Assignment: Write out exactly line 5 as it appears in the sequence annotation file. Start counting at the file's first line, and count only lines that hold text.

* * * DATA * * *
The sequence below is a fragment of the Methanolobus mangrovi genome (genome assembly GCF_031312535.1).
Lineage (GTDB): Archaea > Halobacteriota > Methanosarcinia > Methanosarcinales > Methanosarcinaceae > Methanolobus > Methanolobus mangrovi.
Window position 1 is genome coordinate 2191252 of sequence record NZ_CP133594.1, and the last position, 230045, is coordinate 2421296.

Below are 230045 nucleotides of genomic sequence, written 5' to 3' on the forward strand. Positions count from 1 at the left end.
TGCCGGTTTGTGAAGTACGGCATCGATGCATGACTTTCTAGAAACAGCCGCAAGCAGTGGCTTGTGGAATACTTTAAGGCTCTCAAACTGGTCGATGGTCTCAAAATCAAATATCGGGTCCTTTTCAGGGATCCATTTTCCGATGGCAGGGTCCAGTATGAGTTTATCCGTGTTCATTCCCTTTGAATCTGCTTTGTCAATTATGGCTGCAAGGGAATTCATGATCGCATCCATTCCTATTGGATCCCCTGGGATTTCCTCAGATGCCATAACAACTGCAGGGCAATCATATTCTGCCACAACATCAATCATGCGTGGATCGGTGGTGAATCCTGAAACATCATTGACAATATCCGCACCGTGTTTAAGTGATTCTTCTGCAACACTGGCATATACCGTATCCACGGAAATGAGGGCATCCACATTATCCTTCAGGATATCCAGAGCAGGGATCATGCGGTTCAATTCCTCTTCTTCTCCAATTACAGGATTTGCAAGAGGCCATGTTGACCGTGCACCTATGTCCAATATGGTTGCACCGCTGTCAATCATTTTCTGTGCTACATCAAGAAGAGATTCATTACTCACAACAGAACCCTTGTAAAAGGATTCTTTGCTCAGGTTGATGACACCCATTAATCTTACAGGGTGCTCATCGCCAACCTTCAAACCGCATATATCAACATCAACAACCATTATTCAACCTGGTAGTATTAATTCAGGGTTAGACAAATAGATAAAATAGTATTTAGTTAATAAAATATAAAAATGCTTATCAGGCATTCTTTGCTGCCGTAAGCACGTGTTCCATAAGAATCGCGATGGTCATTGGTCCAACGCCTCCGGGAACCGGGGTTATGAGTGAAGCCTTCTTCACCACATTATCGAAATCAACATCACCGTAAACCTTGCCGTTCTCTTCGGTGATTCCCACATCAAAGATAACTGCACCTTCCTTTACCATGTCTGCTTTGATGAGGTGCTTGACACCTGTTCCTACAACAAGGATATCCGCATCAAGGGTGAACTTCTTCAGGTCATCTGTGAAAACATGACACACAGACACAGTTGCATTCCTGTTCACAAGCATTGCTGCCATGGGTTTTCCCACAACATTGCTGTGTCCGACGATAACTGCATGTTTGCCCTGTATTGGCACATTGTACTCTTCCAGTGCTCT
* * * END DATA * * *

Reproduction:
TGCCGGTTTGTGAAGTACGGCATCGATGCATGACTTTCTAGAAACAGCCGCAAGCAGTGGCTTGTGGAATACTTTAAGGCTCTCAAACTGGTCGATGGTCTCAAAATCAAATATCGGGTCCTTTTCAGGGATCCATTTTCCGATGGCAGGGTCCAGTATGAGTTTATCCGTGTTCATTCCCTTTGAATCTGCTTTGTCAATTATGGCTGCAAGGGAATTCATGATCGCATCCATTCCTATTGGATCCCCTGGGATTTCCTCAGATGCCATAACAACTGCAGGGCAATCATATTCTGCCACAACATCAATCATGCGTGGATCGGTGGTGAATCCTGAAACATCATTGACAATATCCGCACCGTGTTTAAGTGATTCTTCTGCAACACTGGCATATACCGTATCCACGGAAATGAGGGCATCCACATTATCCTTCAGGATATCCAGAGCAGGGATCATGCGGTTCAATTCCTCTTCTTCTCCAATTACAGGATTTGCAAGAGGCCATGTTGACCGTGCACCTATGTCCAATATGGTTGCACCGCTGTCAATCATTTTCTGTGCTACATCAAGAAGAGATTCATTACTCACAACAGAACCCTTGTAAAAGGATTCTTTGCTCAGGTTGATGACACCCATTAATCTTACAGGGTGCTCATCGCCAACCTTCAAACCGCATATATCAACATCAACAACCATTATTCAACCTGGTAGTATTAATTCAGGGTTAGACAAATAGATAAAATAGTATTTAGTTAATAAAATATAAAAATGCTTATCAGGCATTCTTTGCTGCCGTAAGCACGTGTTCCATAAGAATCGCGATGGTCATTGGTCCAACGCCTCCGGGAACCGGGGTTATGAGTGAAGCCTTCTTCACCACATTATCGAAATCAACATCACCGTAAACCTTGCCGTTCTCTTCGGTGATTCCCACATCAAAGATAACTGCACCTTCCTTTACCATGTCTGCTTTGATGAGGTGCTTGACACCTGTTCCTACAACAAGGATATCCGCATCAAGGGTGAACTTCTTCAGGTCATCTGTGAAAACATGACACACAGACACAGTTGCATTCCTGTTCACAAGCATTGCTGCCATGGGTTTTCCCACAACATTGCTGTGTCCGACGATAACTGCATGTTTGCCCTGTATTGGCACATTGTACTCTTCCAGTGCTCT